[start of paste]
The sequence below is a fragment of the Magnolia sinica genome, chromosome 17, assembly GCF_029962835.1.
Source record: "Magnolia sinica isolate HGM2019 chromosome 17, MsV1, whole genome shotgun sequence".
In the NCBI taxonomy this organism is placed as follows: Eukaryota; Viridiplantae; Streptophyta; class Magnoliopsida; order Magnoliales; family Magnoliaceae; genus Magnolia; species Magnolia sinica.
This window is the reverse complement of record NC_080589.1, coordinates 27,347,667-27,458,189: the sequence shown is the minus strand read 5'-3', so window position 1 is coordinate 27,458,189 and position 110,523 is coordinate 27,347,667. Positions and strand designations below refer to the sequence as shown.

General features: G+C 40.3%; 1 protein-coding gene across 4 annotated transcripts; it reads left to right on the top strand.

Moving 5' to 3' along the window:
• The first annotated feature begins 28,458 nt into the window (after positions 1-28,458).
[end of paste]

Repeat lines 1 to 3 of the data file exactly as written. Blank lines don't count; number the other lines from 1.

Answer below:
The sequence below is a fragment of the Magnolia sinica genome, chromosome 17, assembly GCF_029962835.1.
Source record: "Magnolia sinica isolate HGM2019 chromosome 17, MsV1, whole genome shotgun sequence".
In the NCBI taxonomy this organism is placed as follows: Eukaryota; Viridiplantae; Streptophyta; class Magnoliopsida; order Magnoliales; family Magnoliaceae; genus Magnolia; species Magnolia sinica.